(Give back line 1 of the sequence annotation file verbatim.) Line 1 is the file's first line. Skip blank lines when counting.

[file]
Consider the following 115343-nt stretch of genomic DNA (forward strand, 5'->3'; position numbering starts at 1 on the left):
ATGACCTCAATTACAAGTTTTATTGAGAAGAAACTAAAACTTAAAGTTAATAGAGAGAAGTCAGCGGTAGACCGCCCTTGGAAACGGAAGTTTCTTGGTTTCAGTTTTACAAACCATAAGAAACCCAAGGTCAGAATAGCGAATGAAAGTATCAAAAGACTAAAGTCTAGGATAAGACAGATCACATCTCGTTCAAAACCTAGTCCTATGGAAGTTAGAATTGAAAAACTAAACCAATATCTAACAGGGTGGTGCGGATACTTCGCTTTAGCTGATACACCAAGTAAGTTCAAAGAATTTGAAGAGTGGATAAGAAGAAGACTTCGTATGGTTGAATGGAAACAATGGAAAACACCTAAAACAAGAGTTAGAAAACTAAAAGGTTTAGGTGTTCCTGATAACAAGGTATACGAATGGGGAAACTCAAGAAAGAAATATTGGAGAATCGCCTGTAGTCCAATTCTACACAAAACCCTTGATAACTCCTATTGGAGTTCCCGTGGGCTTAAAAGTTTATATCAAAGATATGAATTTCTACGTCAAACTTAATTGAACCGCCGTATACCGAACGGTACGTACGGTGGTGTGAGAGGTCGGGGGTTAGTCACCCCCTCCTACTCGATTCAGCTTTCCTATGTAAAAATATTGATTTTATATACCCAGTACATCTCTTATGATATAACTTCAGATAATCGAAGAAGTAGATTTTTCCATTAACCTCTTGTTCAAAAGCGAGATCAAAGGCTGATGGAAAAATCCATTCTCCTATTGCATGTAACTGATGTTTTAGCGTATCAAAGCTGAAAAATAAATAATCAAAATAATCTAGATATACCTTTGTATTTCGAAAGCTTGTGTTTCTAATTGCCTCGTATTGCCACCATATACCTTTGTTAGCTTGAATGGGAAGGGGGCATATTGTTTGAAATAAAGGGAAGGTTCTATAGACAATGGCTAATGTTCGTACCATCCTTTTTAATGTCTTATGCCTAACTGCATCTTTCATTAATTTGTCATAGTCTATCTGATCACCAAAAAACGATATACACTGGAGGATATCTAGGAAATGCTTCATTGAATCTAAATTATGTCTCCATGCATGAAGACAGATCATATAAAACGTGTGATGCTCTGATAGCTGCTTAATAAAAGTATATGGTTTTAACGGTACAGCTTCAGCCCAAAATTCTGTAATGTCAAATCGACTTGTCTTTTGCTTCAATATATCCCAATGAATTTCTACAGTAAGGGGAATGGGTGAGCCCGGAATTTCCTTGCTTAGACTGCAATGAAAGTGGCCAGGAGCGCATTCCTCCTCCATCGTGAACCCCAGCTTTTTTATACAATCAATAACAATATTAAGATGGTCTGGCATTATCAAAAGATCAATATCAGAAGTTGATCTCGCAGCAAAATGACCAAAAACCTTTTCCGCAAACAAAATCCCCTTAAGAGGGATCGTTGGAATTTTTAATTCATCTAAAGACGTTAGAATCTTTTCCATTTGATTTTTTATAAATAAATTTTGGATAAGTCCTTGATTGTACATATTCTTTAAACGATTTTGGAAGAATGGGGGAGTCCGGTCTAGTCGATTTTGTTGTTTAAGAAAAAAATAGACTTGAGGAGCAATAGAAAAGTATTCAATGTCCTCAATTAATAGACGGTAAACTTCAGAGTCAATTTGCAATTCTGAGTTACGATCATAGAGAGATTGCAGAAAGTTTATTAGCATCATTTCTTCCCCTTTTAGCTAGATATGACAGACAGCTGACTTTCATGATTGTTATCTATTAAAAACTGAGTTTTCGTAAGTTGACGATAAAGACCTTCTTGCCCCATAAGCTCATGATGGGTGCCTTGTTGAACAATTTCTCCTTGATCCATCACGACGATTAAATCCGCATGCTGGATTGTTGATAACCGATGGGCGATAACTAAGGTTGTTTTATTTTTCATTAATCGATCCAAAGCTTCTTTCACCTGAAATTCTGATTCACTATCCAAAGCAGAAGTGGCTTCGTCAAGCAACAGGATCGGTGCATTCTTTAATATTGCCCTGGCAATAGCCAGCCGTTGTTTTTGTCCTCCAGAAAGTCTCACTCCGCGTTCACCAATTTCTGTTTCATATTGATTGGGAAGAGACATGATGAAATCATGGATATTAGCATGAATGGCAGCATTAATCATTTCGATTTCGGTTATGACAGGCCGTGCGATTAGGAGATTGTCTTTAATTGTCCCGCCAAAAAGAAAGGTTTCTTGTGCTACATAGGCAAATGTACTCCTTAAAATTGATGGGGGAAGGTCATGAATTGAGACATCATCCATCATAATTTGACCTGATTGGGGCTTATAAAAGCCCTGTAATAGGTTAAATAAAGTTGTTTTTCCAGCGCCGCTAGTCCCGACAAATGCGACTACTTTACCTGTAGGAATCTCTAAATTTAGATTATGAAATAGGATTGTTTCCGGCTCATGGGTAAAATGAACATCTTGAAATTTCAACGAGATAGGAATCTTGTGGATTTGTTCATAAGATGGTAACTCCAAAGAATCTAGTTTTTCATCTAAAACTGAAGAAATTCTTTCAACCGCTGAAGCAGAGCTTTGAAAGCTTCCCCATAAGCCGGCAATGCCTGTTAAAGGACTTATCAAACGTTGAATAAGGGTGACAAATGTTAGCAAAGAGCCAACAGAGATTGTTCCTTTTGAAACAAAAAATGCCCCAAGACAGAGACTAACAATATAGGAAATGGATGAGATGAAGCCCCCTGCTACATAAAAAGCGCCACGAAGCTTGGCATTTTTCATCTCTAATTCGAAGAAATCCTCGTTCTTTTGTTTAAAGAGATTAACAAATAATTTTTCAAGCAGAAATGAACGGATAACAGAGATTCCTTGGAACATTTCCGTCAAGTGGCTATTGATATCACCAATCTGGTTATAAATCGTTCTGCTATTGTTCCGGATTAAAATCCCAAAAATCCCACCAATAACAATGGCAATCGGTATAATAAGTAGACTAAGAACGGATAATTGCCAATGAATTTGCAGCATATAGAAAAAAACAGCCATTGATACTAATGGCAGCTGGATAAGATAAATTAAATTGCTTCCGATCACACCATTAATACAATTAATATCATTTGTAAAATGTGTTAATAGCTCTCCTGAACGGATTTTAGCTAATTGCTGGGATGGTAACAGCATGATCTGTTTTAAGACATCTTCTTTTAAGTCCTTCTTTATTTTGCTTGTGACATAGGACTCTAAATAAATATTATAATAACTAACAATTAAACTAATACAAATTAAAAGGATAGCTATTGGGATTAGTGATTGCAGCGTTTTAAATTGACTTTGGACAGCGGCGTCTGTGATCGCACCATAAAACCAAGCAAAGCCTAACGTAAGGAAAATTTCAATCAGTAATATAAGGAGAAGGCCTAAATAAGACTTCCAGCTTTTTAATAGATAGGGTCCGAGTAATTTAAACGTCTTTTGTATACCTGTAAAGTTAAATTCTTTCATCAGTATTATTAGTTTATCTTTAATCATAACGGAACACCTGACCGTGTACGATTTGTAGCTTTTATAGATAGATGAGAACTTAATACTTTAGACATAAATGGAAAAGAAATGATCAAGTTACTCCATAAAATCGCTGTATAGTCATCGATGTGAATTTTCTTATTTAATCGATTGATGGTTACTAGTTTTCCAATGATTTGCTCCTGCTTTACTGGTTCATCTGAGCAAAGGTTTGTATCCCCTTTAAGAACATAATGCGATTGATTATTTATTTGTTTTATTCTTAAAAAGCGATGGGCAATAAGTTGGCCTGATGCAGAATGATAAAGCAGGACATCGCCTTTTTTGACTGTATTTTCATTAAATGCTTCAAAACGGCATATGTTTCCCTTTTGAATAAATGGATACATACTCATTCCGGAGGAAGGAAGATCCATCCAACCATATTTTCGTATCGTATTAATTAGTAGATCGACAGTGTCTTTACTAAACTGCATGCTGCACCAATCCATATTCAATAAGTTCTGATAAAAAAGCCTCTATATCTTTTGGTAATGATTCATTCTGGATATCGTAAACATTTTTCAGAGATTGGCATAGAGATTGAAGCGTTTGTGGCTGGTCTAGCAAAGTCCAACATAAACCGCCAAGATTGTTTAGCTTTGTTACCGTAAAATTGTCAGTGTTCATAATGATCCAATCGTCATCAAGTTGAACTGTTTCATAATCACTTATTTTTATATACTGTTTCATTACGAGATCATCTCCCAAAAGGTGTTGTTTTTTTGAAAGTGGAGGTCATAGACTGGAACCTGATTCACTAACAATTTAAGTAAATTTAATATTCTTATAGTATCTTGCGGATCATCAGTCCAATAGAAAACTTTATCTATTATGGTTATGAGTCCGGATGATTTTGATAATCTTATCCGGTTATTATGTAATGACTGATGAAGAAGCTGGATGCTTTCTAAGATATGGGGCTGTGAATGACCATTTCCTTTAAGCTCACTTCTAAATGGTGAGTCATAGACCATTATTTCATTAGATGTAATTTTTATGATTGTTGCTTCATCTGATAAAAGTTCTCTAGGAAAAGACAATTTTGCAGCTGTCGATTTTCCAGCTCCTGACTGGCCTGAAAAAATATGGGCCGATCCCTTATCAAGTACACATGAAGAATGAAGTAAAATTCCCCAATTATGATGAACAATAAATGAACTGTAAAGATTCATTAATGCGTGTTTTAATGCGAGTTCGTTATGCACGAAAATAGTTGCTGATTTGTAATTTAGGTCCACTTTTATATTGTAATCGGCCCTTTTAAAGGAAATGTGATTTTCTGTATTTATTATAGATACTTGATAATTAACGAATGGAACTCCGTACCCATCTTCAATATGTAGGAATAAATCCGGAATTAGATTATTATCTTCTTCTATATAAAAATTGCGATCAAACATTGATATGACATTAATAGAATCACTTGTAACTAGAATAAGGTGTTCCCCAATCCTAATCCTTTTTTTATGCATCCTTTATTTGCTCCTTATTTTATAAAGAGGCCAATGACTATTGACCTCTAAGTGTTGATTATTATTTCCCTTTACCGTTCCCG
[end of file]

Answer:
Consider the following 115343-nt stretch of genomic DNA (forward strand, 5'->3'; position numbering starts at 1 on the left):